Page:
Analysis: does PC performance affect productivity?


Do slow PCs also slow the minds and reduce the performance of office workers? Or would a little reduction in speed be beneficial?

Across the world, teeth gnash in frustration, fingers drum in irritation and fists slam keyboards as otherwise high-performance PCs decide to take an unscheduled break.

For some, it is down to unreliable internet connections. Very often, though, it is the security software scanning multiple applications and, especially, open browser windows to make sure no insecure websites running iffy JavaScript can compromise the PC.

But does such erratic PC performance also take its toll on the psychology of users? Does a slow PC also slow the mind and reduce the performance of office workers?

According to psychologist Graham Jones, this is an area around which little direct research has been conducted.

"The bulk of the research has been done on human-computer interface design. So, how do we design a computing product, whether software or hardware, that people can use without any major difficulties?"

Much research, adds Jones, has gone into the interface designs of software, keyboards, mice, joysticks - anything that people may use to interact with a computer. "The problem with that research is that it finds that users are so varied that you end up having to make compromises," says Jones.

In other words, there is no perfect interface that will please everyone, and there is a risk that the compromises designers have to make may end up pleasing no one - or even positively angering them.

But if a computer, or the application that someone is using is slow or erratic, does that likewise slow their thinking and, hence, their performance?

"What we do know is that when you speed things up, companies that have fast broadband, for example, report that productivity goes up," says Jones.

Research conducted in New Zealand more than 10 years ago, he adds, found that companies where staff had internet access were more productive than those without - even given the slacking off that internet access can enable.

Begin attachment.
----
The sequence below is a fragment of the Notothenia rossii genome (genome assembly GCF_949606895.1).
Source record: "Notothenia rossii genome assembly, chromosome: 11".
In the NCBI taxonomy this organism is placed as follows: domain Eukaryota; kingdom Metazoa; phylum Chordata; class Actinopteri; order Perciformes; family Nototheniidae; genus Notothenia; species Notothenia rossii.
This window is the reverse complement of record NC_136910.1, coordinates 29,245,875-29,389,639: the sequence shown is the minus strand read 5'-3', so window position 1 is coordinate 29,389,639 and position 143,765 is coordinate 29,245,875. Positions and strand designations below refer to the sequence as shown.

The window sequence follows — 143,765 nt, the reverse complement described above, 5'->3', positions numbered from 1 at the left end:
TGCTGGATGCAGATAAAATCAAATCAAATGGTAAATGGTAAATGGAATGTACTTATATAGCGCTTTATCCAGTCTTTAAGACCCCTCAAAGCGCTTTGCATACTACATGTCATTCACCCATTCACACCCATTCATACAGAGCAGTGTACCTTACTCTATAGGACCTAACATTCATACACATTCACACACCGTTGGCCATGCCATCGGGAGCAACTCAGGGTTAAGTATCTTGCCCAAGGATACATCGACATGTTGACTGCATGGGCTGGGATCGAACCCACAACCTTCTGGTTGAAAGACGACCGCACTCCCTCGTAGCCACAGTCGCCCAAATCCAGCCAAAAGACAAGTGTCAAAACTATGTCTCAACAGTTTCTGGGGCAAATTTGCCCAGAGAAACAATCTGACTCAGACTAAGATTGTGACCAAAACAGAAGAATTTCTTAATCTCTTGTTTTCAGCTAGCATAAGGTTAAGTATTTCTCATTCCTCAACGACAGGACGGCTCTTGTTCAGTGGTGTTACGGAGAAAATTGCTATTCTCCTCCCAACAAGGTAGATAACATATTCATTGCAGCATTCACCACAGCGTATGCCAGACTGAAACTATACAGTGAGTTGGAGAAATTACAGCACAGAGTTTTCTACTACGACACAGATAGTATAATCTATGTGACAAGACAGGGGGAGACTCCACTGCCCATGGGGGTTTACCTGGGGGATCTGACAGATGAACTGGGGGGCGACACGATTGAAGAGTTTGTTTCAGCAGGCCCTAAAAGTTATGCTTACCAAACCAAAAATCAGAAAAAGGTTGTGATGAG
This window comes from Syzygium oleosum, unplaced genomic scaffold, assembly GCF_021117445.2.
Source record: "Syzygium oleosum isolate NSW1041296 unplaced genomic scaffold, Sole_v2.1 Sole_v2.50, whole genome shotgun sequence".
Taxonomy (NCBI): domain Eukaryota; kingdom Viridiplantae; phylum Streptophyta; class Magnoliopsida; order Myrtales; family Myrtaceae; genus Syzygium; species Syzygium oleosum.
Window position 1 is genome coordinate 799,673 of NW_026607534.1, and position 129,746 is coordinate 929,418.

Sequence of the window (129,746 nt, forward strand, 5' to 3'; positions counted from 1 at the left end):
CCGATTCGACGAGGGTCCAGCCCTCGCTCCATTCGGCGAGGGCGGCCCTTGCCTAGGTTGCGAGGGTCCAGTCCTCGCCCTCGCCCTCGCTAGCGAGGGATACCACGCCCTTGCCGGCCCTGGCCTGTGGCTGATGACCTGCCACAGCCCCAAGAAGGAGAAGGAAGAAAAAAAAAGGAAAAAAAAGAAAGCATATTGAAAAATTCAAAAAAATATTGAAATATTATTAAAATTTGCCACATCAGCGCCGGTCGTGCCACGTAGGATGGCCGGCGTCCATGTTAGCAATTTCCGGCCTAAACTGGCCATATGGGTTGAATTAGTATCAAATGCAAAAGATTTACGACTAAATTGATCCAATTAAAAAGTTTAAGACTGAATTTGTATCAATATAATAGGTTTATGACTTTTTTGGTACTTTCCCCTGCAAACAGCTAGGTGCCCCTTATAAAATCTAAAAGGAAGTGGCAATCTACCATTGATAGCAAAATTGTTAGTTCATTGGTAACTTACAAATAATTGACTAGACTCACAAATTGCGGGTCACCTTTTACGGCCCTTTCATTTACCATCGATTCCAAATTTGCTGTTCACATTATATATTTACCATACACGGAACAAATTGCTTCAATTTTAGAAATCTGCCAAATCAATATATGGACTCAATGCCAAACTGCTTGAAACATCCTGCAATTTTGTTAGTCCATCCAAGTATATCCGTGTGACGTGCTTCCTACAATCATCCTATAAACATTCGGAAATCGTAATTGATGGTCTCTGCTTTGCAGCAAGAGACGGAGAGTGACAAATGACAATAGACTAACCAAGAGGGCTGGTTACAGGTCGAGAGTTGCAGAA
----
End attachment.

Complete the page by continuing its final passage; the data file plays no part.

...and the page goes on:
"There is a connection between being able to do things relatively quickly and productivity as a whole. But no one as far as I know has gone further than that research to ask, what was that productivity gain due to?" says Jones.

In other words: no research has actually been conducted examining exactly how internet and PC performance actually affects how people work, their attitudes to their work, and how that performance affects the way in which they think - their levels of concentration, for example, or their ability to perform their work tasks.

Quick thinking

Although there does not appear to have been any research into the direct consequences of slow PCs with people's productivity, psychologists do now have a good idea of how the mind works, and how certain stimuli affect the brain.

"It takes about 20 milliseconds to trigger brain cells, which means that thoughts actually happen well before we are consciously aware of them," says Jones.

"There is some research on how our productivity is affected by changes to the processing speed of our brain - mostly in people with psychological conditions, such as schizophrenia - which suggests that as our brain slows, we become less productive," he adds.

That, though, is probably common sense.

A slow or erratic web application will undoubtedly affect the emotional mood of the user, annoying, frustrating or even angering them.

"This will lead to alterations in attention that will allow them to start thinking outside of the narrow scope of the web application," says Jones.

In other words, if the web application is slow or unresponsive, they are more likely to be enticed to read the Telegraph Online, the Daily Mail's "sidebar of shame", or even the excellent, rather than get on with the work in hand.

Ipso facto, cautions Jones, complex applications that require some consideration might benefit from being slowed down a little - such as the trading computers used for dealing financial instruments in the City.

"Research shows that mood and speed of thought are connected, and people are much more risk-averse when they think slowly," he says.

For most office workers, though, periodically slowed down by anti-virus software, back-ups performed at peculiar hours and other applications running in the background, slowing PCs to a crawl, their PCs can never run fast enough - a clear danger for organisations that have put client refreshes on hold in uncertain economic times.


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